New York's Metropolitan Transportation Authority is digging an artificial cavern for a future Second Avenue Subway stop below 86th street. Patrick Cashin is photographing the massive operation. Fortunately, the tunnel has been blessed by a Catholic priest. Check out more of Cashin's photos on Flickr and a brief riff on the project by Geoff Manaugh at BLDGBLOG.
San Francisco will get a new Bay Bridge this summer. The New York Daily News has an interesting story about that bridge's creation — and the earthquake-resistant engineering behind it. — Maggie
Remember when you had to build a bridge out of popsicle sticks in high school science class? The goal was to construct the miniature bridge that could withstand the most physical stress. Your materials were just sticks and glue. So the real challenge was to find strong shapes.
On the day of testing, we all learned very quickly what those shapes were. Bridges built out of lots of squares collapsed almost instantly. Bridges built out of triangles made the finals.
This is a pretty basic lesson, but it's not one that the global construction industry has learned yet, says the US Geological Survey's Ross Stein. Last week at the meeting of the American Geophysical Union, he began a talk on "Defeating Earthquakes" by demonstrating the difference between the cube-centric structures we build all over the world and how much stronger those structures can be if you just add triangles in the corners. It's a powerful demonstration of how simply having the technology to solve a problem isn't enough. You have to get people to use it.
This whole video is worth watching and easy for laypeople to follow. And it's just one of a huge collection of lecture videos from AGU 2012 that are now available online. They cover everything from the chemistry of lighting to the geology of volcanoes to the effects of space storms and solar flares. Very cool stuff!
How do engineers know that the pillars supporting a bridge can withstand the force of thousands of cars driving over them for decades? How do we know what would happen to that bridge during an earthquake? What about an earthquake in winter?
Buildings, roads and bridges are all designed with a buffer of safety—basically, engineers round up on the numbers, a lot, and design these things to be far more sturdy than they actually have to be. But to make those decisions, they first have to know the physical limits of the materials they're working with. The best way to do that: Take a scaled version of a girder, pillar, or concrete slab and push it past the breaking point. Yes, this is, in fact, as awesome as it sounds.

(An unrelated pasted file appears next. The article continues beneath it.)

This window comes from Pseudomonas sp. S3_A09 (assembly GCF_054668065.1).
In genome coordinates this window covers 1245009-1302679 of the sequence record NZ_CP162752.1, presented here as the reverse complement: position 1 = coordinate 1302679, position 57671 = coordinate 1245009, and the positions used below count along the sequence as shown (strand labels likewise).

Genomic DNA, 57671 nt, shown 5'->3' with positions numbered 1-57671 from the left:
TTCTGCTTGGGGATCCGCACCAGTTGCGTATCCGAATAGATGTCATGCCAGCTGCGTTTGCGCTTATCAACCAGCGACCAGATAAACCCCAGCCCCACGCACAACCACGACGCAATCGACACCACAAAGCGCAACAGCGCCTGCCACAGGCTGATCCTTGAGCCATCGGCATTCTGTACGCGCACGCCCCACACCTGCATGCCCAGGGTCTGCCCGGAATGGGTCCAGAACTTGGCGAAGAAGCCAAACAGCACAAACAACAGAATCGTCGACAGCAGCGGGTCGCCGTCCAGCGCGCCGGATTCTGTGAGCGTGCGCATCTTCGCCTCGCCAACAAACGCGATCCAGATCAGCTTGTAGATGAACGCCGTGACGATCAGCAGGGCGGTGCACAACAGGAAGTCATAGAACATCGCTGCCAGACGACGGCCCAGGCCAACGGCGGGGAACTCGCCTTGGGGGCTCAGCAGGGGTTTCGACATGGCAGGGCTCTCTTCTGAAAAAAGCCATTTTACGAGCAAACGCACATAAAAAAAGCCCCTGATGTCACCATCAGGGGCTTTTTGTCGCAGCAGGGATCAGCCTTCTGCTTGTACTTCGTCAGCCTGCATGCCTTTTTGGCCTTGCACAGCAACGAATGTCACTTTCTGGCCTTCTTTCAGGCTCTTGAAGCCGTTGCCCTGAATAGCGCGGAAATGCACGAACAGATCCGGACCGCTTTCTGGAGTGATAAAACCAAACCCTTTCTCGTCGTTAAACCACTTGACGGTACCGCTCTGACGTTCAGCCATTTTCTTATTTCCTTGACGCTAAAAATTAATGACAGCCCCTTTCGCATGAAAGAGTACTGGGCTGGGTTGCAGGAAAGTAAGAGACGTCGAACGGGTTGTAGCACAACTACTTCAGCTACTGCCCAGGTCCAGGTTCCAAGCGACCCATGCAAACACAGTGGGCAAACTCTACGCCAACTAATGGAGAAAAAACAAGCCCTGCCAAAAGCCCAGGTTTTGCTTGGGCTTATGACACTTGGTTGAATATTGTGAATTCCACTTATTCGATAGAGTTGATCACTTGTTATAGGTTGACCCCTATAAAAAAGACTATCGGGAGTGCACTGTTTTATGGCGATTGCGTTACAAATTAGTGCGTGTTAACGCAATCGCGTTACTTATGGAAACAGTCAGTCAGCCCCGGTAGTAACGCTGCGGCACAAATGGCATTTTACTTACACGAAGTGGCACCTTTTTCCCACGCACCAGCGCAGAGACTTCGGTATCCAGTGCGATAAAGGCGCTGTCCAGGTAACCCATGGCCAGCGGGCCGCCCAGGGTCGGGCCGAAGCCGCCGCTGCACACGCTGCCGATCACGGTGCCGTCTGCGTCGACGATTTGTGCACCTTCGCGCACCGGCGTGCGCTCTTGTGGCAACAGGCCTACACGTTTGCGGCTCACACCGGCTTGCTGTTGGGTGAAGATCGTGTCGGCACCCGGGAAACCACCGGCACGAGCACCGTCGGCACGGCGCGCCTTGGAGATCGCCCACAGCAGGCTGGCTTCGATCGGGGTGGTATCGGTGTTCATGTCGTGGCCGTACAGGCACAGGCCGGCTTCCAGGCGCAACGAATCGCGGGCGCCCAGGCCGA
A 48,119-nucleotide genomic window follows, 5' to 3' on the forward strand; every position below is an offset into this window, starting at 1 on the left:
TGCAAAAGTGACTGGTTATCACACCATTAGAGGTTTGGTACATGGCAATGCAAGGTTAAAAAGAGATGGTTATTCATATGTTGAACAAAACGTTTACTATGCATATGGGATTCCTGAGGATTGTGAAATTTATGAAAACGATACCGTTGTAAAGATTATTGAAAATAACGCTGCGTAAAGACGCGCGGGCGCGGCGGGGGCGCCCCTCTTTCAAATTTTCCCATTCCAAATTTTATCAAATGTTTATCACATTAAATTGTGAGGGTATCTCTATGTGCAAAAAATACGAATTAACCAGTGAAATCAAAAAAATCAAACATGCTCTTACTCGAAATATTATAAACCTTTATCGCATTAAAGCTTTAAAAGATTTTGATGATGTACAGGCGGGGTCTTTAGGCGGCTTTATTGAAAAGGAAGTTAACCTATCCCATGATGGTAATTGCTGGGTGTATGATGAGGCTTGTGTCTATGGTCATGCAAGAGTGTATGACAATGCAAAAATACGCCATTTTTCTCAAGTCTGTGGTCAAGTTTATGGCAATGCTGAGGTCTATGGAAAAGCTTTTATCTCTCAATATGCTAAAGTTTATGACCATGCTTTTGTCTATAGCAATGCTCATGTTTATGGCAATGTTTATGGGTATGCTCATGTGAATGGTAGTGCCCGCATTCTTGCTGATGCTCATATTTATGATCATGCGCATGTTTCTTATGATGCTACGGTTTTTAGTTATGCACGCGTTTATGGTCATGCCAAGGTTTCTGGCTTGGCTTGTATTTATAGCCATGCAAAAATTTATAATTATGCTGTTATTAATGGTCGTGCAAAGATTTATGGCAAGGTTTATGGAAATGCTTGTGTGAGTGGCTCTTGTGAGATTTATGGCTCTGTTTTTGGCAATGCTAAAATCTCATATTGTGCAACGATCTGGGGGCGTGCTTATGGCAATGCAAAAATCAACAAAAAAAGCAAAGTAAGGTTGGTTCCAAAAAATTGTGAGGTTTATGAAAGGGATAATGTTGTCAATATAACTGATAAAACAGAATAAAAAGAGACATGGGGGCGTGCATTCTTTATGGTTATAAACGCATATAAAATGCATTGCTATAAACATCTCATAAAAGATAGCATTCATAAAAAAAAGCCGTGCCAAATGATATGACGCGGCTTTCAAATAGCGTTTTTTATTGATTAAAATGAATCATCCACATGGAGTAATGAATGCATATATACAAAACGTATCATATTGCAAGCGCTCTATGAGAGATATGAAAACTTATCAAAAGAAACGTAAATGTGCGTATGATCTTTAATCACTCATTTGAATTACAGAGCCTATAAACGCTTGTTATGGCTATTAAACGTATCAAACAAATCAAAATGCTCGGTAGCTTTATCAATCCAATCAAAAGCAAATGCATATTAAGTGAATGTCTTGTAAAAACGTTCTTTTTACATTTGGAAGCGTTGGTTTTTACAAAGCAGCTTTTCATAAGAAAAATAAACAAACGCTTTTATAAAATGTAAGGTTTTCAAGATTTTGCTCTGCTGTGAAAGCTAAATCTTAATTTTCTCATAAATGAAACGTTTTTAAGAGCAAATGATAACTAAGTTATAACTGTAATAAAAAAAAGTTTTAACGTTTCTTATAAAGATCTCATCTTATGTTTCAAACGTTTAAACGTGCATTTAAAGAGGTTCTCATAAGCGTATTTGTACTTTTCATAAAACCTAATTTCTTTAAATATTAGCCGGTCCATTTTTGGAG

The Constructed Facilities Laboratory at North Carolina State University is one of the places in the United States where this kind of research happens. In this lab, engineering researchers shake, bend, freeze, and crush the stuff that supports our world. I got to take a tour of this lab back in January, led by lab manager, Greg Lucier.
The videos here will take you through the 4500-square-foot lab and introduce you to the equipment these engineers use—from giant compression machines to something called a "Thermotron environmental chamber."
We'll start with a quick spin around the lab, just to get acquainted with the space. Then, you'll learn how some of the systems you see here work and why they're so important. Finally, you'll get to watch the lab in action.
Read the rest
Anechoic chambers are pretty damn awesome. Basically, they're rooms designed to be sound-proofed against outside noise, while, inside, sound is prevented from bouncing off the walls. There's no echo. There's a number of ways you can build this, but one system at the University of Salford in England, is actually a room within a room, with the innermost chamber actually mounted on springs, rather than the floor of the outer room.
Anechoic chambers are often used to test out audio equipment or to get accurate audio measurements on systems that are supposed to operate very quietly.
Minnesota Public Radio recently went inside the room that holds the title for world's quietest—an anechoic chamber at Orfield Laboratories in Minneapolis.
To get into the anechoic chamber, you go through two bank vault-like doors. The floor in the room is mesh like a trampoline so there's nothing on the floor for the sound to bounce off of. The walls are lined with sound-proofing wedges that are a meter long so they absorb the sound.
...A typical quiet room you sleep in at night measures about 30 decibels. A normal conversation is about 60 decibels. This room has been measured at -9 decibels.
Listen to the rest of the story at Minnesota Public Radio's website.
Read about the history of anechoic chambers.
Image: Photo of an anechoic chamber taken at the Kyushu Institute of Design's anechoic chamber by Alexis Glass. Free to use under GDFL.